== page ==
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Don't Blame Social Media for CNN's Mistakes
By: Christine Geraci
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There was a time when Wednesday's false report of an arrest in the Boston bombings would have played out much differently...much more quietly. In fact, I have to wonder if there would have been a false report at all if everyone still waited until the morning paper or the 6 p.m. news to find out what was going on. 
 
What disturbed me most about CNN's bungled report wasn't that they got it wrong, but what people blamed it on.
 
A number of tweets I saw on the topic seemed to blame the milliseconds-long news cycle our digital world creates for causing this gaffe. If you're not first out of the gate, how can you expect to get the eyeballs on your site that your bottom line so desperately needs to sustain your news operation? 
 
Give me a break. 
 
I believe social media has changed the way reporters and news organizations communicate with the public, and I'm OK with that. But I'm not one of those people who believes the fourth estate should water down basic journalistic principles because the way we communicate has changed.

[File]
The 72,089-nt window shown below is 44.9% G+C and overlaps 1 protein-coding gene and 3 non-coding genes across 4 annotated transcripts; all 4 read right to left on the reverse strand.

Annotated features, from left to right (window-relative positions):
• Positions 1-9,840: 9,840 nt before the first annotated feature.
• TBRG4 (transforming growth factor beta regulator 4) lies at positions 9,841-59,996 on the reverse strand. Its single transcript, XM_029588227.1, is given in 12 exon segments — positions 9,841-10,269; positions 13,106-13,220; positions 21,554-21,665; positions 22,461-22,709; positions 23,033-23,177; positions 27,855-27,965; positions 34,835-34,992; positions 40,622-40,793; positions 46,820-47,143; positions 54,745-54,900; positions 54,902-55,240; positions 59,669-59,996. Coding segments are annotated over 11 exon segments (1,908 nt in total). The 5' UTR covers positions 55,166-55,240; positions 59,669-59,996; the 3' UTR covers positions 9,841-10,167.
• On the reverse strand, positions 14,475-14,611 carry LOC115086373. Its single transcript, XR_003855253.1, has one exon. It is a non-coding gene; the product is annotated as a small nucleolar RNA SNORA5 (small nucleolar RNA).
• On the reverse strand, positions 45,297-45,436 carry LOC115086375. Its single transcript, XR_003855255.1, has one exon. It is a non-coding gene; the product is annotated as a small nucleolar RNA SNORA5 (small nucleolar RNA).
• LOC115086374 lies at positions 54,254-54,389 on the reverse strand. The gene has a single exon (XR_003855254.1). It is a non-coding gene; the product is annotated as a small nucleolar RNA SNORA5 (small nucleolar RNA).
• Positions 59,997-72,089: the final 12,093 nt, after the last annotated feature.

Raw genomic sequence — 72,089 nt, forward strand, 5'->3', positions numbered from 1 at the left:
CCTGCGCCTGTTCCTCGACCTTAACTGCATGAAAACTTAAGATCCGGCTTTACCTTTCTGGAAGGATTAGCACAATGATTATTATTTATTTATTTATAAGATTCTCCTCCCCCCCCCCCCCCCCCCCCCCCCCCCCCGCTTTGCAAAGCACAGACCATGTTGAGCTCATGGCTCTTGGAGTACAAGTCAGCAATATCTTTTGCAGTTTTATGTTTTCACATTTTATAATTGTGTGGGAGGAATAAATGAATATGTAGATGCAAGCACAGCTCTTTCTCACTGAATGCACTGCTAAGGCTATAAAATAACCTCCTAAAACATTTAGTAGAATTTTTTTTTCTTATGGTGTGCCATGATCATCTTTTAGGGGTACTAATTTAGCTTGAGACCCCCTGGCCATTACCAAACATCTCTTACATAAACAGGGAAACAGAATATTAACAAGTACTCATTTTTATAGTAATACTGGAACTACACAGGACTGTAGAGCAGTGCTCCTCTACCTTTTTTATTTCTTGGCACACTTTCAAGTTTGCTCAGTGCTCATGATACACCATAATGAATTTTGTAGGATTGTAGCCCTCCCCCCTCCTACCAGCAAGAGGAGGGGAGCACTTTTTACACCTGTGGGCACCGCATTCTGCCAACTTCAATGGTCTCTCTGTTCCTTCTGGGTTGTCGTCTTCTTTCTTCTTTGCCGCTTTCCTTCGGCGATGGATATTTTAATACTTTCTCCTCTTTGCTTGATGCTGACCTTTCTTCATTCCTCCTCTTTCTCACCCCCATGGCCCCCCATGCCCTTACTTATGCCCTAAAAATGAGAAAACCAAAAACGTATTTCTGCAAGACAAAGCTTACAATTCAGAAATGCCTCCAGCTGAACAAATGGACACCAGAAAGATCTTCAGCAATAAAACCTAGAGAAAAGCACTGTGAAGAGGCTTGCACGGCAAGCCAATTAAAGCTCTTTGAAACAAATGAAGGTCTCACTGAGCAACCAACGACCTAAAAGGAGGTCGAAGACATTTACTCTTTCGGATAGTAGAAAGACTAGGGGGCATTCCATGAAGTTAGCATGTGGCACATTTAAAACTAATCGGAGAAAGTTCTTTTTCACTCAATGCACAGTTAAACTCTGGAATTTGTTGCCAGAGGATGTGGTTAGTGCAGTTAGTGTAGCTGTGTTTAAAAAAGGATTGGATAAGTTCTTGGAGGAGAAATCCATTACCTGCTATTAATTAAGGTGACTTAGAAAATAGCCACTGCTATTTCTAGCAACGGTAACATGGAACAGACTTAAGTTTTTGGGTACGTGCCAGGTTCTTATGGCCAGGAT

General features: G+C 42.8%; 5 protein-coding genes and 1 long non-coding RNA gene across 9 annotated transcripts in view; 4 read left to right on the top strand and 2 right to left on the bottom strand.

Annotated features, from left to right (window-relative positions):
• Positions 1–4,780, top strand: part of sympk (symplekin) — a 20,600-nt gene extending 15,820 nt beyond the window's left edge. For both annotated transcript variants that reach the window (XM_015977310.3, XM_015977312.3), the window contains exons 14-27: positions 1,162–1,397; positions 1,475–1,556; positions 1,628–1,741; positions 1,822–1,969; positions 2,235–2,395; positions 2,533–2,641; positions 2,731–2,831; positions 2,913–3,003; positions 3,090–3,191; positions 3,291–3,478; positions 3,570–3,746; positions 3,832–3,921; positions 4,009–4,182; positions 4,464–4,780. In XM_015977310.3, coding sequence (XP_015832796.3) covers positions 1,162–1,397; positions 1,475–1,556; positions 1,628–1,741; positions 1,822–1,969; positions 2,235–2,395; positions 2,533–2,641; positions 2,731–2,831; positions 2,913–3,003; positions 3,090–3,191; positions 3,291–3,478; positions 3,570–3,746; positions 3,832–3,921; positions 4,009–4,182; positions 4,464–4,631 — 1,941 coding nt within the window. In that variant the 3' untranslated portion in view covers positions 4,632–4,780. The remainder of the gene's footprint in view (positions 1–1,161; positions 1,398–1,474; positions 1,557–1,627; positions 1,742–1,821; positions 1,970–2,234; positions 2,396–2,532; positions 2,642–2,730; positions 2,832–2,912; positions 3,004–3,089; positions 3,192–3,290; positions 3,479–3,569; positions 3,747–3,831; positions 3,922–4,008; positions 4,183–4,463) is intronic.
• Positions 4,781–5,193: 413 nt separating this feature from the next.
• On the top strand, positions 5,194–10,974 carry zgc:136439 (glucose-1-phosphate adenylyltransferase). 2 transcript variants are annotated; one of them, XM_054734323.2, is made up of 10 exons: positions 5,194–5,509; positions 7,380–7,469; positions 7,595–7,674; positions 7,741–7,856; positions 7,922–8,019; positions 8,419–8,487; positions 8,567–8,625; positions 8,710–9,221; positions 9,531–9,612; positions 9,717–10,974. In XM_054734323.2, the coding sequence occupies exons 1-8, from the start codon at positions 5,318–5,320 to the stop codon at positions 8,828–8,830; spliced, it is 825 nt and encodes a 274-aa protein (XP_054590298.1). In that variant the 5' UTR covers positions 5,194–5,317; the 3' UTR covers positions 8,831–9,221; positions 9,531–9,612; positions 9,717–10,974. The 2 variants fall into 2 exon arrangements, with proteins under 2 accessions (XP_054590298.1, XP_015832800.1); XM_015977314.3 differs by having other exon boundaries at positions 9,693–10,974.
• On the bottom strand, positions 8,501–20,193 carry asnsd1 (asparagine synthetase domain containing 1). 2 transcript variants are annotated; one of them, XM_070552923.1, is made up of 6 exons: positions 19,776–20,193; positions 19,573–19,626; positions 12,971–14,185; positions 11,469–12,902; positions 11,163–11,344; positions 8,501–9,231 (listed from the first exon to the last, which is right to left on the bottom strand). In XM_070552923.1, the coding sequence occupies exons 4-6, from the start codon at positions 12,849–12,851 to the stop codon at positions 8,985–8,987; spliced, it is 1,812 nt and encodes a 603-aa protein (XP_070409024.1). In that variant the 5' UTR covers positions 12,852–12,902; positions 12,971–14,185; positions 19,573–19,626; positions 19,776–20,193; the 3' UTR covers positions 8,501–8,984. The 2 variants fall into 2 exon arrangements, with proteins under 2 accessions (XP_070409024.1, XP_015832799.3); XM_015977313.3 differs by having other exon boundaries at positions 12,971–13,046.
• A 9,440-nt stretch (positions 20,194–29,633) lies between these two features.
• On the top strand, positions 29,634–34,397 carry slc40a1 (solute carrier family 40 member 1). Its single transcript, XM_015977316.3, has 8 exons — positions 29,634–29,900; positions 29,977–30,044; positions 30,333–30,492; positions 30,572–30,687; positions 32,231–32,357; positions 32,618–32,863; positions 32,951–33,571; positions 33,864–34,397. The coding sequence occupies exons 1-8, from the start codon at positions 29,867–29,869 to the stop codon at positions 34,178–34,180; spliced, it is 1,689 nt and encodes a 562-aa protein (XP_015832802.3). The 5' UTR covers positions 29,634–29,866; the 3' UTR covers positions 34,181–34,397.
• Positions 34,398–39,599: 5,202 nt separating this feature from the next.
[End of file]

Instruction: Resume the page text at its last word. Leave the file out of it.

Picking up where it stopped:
The goal should always be to do one's best to get it right through diligent research and confirmation from independent sources. A cool head filled with good information and good old common sense should always prevail, no matter how many tweets or Facebook comments or blog posts or screaming editors are hurling toward that head at any given millisecond.
 
Social media is about authenticity, but it can greatly affect the image people build in their minds of you. For instance, CNN to me is now a laughing stock, because this is the latest in a string of embarrassing gaffes made for the sake of being first out of the gate. They mistakenly reported the Supreme Court struck down the Affordable Care Act. They mistakenly identified the Newtown shooter as Ryan Lanza when it was really his brother, Adam. And now this. A fictional arrest made in the Boston bombings.
 
But perhaps I'm biased. I was a newspaper reporter, and we always scoffed at those TV people. 
 
If anything, social media reveals people's innate ability to see through a ploy for publicity. People don't care if you're first. They care if you're right. If you're right most of the time, and own up when you're not, then they will be loyal to you. 
 
With that in mind, seems to me CNN's got a big problem. 


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About the Author
Christine Geraci is the Social Media/Promotions Specialist at MVP Health Care in Schenectady, NY. Connect with her on Twitter @christinegeraci.
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